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Twitter uses a Real-Time Delivery Architecture. Twitter is well-known for breaking news at a speed faster than even a news industry. Another need for Twitters Real-Time Delivery is because of applications such as Dataminr which is built upon Twitter's API and includes real-time access to Twitter Firehose through which their analytics engine transforms Twitter's streams into actionable signals for clients in the financial and government sectors, providing one of the earliest warning systems for market-relevant information, noteworthy events and emerging trends (Dataminr, 2012). Therefore, time sensitivity is a critical issue for Twitter, and with growing number of users and increasing traffic, Twitter's Architecture should be designed in a way to continue to provide Real-Time Delivery.
Twitter's standard 4-layered model was centered around a single Ruby-on-Rails structure, also known as the Monorail and was the largest of its kind. The Monorail singlehandedly performed the Routing, Presentation and Business Logic functions of Twitter, with the only function that it performed separately being Back-Up Storage & Retrieval. However, Twitter looked to break the application up because the company was not structured as a monolithic engineering team. When one team made core changes, this would interfere with the other team's work since no clear ownership was present . This step to move from Ruby to Java enabled Twitter to improve their developer innovation speed, as well as the site speed and reliability since the responsibilities and concerns were isolated.
There are four types of Timelines at Twitter -
Pull-Based Timelines wherein requests are issued
Targeted - A request sent in by the user to access his/her Home Timeline.
Queried - A 'Search' option or an explicit query where Twitter traverses its database to return information requested for.
Push-Based Timelines where
Targeted - Tweets that are sent by users with mentions hit the database are pushed to the targeted timeline. This also includes Mobile Push where users receive tweets in the form of SMS' on their mobile phones if they have opted to Fast Follow a user.
Queried - Track Stream includes Twitter Firehose where every single public tweet on a particular topic is streamed out to the user that requests for it. However, this is chargeable and is mostly used by businesses such as Dataminr. Also, Follow Stream pushes tweets to the Timelines of a user who follows them.
---------------------------- Asynchronous Path
---------------------------- Synchronous Path
---------------------------- Query Path
---------------------------- Read Path
---------------------------- Write Path
The above diagram depicts the various stages that a tweet goes through depending on whether it is a Pull Based Timeline or Push Based Timeline.
Application Programming Interface (API)
An application-programming interface (API) is a set of programming instructions and standards for accessing a Web-based software or a Web Tool (Doos, 2012). Twitter bases its API off the Representational State Transfer (REST) Architecture (Strickland, 2011). Due to its REST Architecture, Twitter is able to function with most Web Syndication Formats which include Really Simple Syndication (RSS) and Atom Syndication Format (Atom). Twitter also makes its API partially available for software developers to design products that are powered by Twitter's service. Some of the third-party applications that incorporate Twitter's services include -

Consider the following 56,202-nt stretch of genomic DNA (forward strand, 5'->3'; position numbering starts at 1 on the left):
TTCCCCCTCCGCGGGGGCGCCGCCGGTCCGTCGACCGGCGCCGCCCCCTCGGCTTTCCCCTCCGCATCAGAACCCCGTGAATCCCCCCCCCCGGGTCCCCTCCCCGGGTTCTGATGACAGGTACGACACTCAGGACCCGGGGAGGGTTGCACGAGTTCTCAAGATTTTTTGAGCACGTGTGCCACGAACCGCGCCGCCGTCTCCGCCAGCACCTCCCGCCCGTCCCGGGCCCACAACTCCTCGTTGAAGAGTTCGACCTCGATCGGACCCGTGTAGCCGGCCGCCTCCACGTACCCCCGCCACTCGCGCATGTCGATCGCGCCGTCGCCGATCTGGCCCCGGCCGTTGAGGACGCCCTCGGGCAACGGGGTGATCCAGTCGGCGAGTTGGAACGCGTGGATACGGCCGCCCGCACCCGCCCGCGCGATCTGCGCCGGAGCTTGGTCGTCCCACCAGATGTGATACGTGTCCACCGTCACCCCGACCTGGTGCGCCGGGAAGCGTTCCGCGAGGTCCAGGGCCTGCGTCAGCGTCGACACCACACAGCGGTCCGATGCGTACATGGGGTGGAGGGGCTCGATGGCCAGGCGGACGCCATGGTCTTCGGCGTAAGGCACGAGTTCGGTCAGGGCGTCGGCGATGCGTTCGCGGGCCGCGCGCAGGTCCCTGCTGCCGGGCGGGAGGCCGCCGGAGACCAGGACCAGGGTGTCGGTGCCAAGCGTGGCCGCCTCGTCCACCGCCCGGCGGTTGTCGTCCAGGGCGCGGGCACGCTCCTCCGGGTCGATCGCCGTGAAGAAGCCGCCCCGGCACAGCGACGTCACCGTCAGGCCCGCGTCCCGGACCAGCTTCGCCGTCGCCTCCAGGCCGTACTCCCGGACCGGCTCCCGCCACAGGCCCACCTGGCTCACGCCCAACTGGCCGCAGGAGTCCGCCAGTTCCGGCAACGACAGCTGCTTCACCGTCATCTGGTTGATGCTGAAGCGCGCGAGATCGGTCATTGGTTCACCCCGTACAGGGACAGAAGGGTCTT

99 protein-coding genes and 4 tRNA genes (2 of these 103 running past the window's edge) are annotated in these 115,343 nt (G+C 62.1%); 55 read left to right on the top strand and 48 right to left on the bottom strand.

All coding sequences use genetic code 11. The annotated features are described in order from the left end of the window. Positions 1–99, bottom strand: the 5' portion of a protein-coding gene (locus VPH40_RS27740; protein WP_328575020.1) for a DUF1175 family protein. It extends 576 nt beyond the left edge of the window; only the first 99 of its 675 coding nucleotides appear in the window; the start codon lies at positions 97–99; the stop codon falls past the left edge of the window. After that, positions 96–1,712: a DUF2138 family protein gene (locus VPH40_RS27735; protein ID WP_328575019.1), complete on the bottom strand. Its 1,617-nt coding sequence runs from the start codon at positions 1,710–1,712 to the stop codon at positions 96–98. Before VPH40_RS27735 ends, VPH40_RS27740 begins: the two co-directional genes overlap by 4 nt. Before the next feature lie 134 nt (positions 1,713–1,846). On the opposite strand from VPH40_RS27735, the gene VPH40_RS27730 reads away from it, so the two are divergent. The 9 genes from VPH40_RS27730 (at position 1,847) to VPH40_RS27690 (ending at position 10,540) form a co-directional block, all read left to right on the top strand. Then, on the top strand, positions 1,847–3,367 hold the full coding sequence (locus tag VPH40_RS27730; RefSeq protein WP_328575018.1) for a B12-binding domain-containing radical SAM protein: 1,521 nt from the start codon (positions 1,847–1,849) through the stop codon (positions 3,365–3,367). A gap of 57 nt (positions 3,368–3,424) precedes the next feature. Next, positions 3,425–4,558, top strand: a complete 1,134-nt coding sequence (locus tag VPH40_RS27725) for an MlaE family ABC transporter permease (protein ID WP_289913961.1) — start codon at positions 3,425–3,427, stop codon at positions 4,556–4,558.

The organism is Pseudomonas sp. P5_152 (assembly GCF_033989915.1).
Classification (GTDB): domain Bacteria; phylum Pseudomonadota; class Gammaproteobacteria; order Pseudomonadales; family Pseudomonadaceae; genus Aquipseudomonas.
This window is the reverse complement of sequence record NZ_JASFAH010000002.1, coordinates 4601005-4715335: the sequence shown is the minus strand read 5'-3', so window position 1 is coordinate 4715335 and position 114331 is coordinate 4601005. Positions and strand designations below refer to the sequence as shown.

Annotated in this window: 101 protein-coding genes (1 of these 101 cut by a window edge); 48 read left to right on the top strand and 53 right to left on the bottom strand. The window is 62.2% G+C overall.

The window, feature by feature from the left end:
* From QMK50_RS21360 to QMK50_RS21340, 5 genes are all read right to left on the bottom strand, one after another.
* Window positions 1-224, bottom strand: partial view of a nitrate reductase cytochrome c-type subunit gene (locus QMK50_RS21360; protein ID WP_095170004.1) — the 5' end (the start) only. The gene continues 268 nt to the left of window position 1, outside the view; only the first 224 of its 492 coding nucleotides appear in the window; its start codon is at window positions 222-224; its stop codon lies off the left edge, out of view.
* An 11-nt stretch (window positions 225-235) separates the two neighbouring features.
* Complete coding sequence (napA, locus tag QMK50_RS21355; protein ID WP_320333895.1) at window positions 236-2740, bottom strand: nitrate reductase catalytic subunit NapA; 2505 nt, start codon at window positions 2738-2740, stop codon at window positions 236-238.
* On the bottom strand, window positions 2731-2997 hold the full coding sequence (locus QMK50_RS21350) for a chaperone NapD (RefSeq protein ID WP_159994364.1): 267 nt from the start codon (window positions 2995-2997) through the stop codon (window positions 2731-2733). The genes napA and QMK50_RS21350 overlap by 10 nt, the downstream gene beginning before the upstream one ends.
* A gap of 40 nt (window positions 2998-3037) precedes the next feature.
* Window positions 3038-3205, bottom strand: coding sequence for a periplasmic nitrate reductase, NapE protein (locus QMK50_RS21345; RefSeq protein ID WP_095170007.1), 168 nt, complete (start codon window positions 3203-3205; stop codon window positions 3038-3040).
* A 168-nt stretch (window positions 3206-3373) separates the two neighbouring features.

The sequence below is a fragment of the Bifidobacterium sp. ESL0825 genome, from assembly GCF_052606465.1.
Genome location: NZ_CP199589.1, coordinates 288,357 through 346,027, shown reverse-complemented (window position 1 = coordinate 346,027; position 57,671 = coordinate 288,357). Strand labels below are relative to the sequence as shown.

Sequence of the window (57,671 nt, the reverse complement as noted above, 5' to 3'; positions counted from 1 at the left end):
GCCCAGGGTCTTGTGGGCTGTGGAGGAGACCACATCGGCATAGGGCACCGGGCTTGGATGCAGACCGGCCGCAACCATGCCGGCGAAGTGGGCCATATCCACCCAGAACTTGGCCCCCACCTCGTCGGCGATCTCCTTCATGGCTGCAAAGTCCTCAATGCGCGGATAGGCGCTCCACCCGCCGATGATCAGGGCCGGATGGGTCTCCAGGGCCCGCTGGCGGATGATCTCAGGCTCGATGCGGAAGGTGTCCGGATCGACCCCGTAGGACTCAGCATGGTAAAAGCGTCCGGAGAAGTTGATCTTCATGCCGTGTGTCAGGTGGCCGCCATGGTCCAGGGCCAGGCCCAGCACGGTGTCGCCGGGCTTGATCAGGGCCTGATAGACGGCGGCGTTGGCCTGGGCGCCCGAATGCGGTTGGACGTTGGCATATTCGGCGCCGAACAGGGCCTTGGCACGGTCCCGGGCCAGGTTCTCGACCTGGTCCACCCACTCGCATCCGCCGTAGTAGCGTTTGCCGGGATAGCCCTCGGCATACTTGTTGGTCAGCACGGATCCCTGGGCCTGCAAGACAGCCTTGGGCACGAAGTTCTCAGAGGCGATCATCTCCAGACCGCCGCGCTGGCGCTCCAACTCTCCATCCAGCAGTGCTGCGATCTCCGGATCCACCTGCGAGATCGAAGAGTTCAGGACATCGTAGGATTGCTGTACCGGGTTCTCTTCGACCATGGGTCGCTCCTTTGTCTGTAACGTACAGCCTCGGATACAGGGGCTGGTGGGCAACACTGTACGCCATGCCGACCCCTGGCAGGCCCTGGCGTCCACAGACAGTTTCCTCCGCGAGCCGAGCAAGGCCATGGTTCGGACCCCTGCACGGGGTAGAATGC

Twitterlicious and Twitterific For access on desktop computers
Twessenger Integrates Live Messenger
Twittervision Integrates Twitter Feed into Google Maps
Flotzam Integrates Twitter with Facebook, Flickr
Since its launch, Twitter has made use of API v1. However, in March 2013, Twitter announced that it will officially retire API v1 on 7th May, 2013 making way for API v1.1 instead. The new version will use OAuth, an authentication tool to provide authorized access to its API (Twitter Developers, 2013).
Fanout, Redis & Timeline Service - Pull Based Delivery
As soon as a tweet is sent, the first step is to fan-out the message to the followers of that user. A series of caches are maintained in the datacenters known as Redis instances. A user's Timeline and all the tweets that make the user's Home Timeline are kept in these Redis instances. These are replicated so that the Home Timelines are not lost when the machines malfunction. Fanout uses a Social Graph Service which picks out the Home Timelines of all the user's that the tweet is targeted at, and inserts them into their Timelines when the targeted user opens up the Web. A fanout is pipelined to reach 4,000 destinations at a time only.
In Redis itself, the Tweet ID, User ID and miscellaneous BIT fields are stored. Retweets are stored in pointers attached to the parent tweet itself, to ease the operation.
The only step left is delivery of the actual tweet. Timeline Service gathers the information of all the users from the Redis instance picked and posts the tweet on the Home Timeline of all the targeted users. Only users that are in cache are targeted in Redis and takes 40-50 milliseconds for a tweet to reach them. For users that are out of cache, it takes about 2-3 seconds for a tweet to deliver once they open the Web.
Ingester, Earlybird & Blender - Pull Based Delivery
Ingester inspects the tweet text and puts it into a Search Index which is a series of optimized Lucine instances called Earlybird.
Unlike Fanout, where the tweet is replicated in different Redis instances, Ingester puts the tweet text in only one Earlybird instance, and replicates it for backup.